The Chivalry Charade

knight

From time to time we at The MOD Love Show like to post an article for discussion on our Facebook page. Recently we had some listeners talking about James Sama’s blog post about 8 Acts of Chivalry to Bring Back. Given that I’m writing this post right now, you just know I have a bone to pick with it.

Let’s start at the end. The author closes the piece with the following admonition:

The new era of chivalry is not rooted in the chauvinistic mindset of the past. We have evolved past performing these acts for women because “they can’t do it themselves.”

The new gentleman performs these acts for the right reasons – love, caring, and respect.

Sounds promising! Well, except that many of the examples of chivalry offered up do not meet those very criteria of love, caring and respect. Let’s take a look at the first one, shall we? Giving up your seat. I’ll start with an example (I relish examples).

Bob is an accountant in a big city hospital. He’s close to retirement. He trundles onto a crowded train at the end of the day and takes one of the few remaining seats left. He closes his eyes momentarily, thinking about how good it will feel to get home, take off his tie, remove his shoes and rest his tired feet. Just before the train pulls away, Gina, a 25 year old yoga instructor, hops onto the train. There are no open seats so she drops her gym bag to the floor and grabs a ceiling strap for safety.

According to Mr Sama’s idea of chivalry, Bob should give up his seat because Gina is a woman. Would this be done for love? Well, no. Bob doesn’t even know Gina, much less love her. Caring? Same thing. He doesn’t even know her. What about respect? Does Gina deserve more respect than any other person on the train? Purely because she has a vagina? Mr Sama seems to think so.

What if, instead of Gina, the person rushing onto the last train was Lenny? Poor Lenny has walked with a cane for almost 60 years thanks to a piece of shrapnel that embedded itself in his hip during his tour of duty in the Korean War. How about Margaret, a harried young mother with a large purse over her shoulder, a bag of groceries tucked in one arm, and a small child’s hand in the other? Looking at this red-faced, puffy-eyed child, you can tell she’s been crying and is tired. A wisp of hair escapes Margaret’s severely drawn back hair. Would Bob give up his seat for either of these people? If this is the type of behavior we’re trying to encourage, and I think we are, then yes. He would.

Is this chivalry? Or is it simply being polite?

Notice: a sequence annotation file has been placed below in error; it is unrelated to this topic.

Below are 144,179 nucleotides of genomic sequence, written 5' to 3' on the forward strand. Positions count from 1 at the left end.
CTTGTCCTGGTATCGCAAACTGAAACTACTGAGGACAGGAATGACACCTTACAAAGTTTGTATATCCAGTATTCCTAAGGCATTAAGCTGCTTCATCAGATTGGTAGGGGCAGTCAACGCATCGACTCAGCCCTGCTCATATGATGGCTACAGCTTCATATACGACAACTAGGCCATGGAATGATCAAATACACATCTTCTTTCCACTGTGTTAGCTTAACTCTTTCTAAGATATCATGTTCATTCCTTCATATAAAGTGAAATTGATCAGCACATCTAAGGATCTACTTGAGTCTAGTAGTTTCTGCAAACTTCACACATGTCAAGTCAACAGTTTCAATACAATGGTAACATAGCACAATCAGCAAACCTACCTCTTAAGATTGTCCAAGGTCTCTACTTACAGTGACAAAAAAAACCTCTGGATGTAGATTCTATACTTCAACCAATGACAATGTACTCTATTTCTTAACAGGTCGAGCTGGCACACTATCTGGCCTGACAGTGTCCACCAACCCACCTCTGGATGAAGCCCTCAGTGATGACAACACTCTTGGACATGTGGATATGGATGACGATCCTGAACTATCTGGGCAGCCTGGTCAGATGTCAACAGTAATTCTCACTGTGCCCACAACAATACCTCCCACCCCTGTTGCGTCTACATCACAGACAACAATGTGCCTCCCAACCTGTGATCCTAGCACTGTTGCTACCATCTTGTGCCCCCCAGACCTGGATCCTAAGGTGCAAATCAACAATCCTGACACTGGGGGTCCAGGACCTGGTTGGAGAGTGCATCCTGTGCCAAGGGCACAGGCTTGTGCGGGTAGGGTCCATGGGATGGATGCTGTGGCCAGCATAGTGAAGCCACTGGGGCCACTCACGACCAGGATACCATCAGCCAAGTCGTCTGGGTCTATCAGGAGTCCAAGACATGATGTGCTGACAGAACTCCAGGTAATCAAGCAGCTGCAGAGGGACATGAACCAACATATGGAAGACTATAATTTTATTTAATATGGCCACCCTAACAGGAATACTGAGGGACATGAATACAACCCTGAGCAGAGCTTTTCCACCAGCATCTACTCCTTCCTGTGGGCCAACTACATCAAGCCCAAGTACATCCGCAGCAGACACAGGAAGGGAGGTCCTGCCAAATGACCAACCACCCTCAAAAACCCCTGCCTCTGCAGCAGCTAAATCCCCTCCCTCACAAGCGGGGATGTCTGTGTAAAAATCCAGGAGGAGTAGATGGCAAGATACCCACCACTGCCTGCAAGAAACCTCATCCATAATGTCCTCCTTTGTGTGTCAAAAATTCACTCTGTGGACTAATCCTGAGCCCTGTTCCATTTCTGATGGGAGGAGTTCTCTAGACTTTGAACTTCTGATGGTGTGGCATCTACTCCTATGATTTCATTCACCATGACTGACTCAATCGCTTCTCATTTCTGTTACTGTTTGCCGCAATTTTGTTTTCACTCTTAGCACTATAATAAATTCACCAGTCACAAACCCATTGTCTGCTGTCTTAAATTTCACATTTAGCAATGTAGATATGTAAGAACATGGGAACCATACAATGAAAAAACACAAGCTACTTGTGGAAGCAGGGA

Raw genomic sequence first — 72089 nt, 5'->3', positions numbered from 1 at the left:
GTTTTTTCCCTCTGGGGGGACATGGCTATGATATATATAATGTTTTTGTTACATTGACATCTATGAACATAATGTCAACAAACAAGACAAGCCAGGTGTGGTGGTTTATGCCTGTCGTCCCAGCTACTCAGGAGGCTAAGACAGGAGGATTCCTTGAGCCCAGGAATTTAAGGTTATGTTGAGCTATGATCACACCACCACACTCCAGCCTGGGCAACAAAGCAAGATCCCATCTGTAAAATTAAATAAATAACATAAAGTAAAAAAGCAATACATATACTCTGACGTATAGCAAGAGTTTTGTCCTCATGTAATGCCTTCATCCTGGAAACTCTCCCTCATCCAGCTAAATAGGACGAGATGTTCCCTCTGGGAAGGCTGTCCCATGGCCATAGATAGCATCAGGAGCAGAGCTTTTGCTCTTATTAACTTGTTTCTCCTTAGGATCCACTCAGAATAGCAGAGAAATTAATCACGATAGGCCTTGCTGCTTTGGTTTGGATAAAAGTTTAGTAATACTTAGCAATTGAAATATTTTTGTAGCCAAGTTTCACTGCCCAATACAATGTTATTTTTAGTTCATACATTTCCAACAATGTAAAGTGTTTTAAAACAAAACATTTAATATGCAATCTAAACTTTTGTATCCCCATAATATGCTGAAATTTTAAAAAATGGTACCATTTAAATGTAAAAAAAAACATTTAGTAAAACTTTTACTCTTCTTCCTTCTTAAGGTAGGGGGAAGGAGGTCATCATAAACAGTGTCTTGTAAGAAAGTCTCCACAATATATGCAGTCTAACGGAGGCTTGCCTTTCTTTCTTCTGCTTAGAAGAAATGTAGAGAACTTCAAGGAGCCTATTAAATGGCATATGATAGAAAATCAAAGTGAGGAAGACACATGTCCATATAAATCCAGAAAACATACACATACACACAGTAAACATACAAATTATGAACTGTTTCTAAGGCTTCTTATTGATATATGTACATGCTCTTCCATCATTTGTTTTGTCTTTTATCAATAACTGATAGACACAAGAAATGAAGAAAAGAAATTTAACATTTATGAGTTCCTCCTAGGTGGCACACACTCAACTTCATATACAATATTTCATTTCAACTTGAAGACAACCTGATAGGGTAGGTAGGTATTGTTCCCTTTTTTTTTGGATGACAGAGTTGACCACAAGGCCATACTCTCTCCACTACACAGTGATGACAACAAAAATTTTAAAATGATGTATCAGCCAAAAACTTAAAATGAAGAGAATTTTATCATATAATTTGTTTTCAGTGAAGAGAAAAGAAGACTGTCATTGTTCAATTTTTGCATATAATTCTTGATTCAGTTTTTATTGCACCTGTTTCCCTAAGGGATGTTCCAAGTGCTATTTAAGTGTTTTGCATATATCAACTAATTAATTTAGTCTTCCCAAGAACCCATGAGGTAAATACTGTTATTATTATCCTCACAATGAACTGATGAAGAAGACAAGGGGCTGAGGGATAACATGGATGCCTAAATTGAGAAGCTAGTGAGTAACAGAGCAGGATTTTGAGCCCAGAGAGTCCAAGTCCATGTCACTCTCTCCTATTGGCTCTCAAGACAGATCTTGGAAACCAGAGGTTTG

What if Gina had a seat? Should she offer up her seat to Lenny or Margaret? What do you think? Is it better to perform an act of kindness because of what a person is, such as a female versus who they are, such as a tired, worn, or burdened individual or a loved one?

And how about the second suggestion – pulling out her chair?

Well, now you’re not talking about doing this for every woman, right? You wouldn’t wander the restaurant looking for women in need of a chair pull. You’re talking about a person you are close to. A girlfriend or wife, perhaps? Maybe your mother? In this case, and in the case of opening doors for her, giving compliments, walking her to her door, or dropping her off before looking for parking, these just aren’t universal truths. Much depends on both your relationship with this person and the love languages you share. If you show love with Acts of Service or Words of Affirmation, or these are the ways she wishes to receive love, by all means, do these things. But why muddle them up with some ancient concept of chivalry? It is both of your responsibilities to speak with each other’s love languages. Not every woman wants the door held for her and not every woman demands words of praise. Perform these things because you know your partner appreciates them, not because they’re part of some medieval tradition.

The other idea of chivalry presented, to call rather than text, seems to fit into “get off my lawn” territory. I imagine people in the early 20th century telling people to go up to a girl and ask her out (or ask her father’s permission to court her) rather than using that new-fangled telephone doohickey. Even further back in time, perhaps the preference was to write a sonnet rather than to have common discourse.

Look, technology changes. If the person you wish to ask out has indicated she prefers a call to a text, by all means call. But let’s not confuse technological advancement with rudeness. Many old ways are no longer considered appropriate. Remember arranged marriages?

Every so often someone pulls out this idea of returning to the old ways, as if everything new is bad and things were better in the good old days. Our parents and our grandparents regaled us with stories of how the Good OLD® days were so much better. And now we’re doing it to.  If we’re going to look backwards, why not listen to the greatest thinkers and philosophers of all time? Treat everyone with respect and compassion. Do unto others, in other words. When we treat people based on who they are rather than what they are, we all win.

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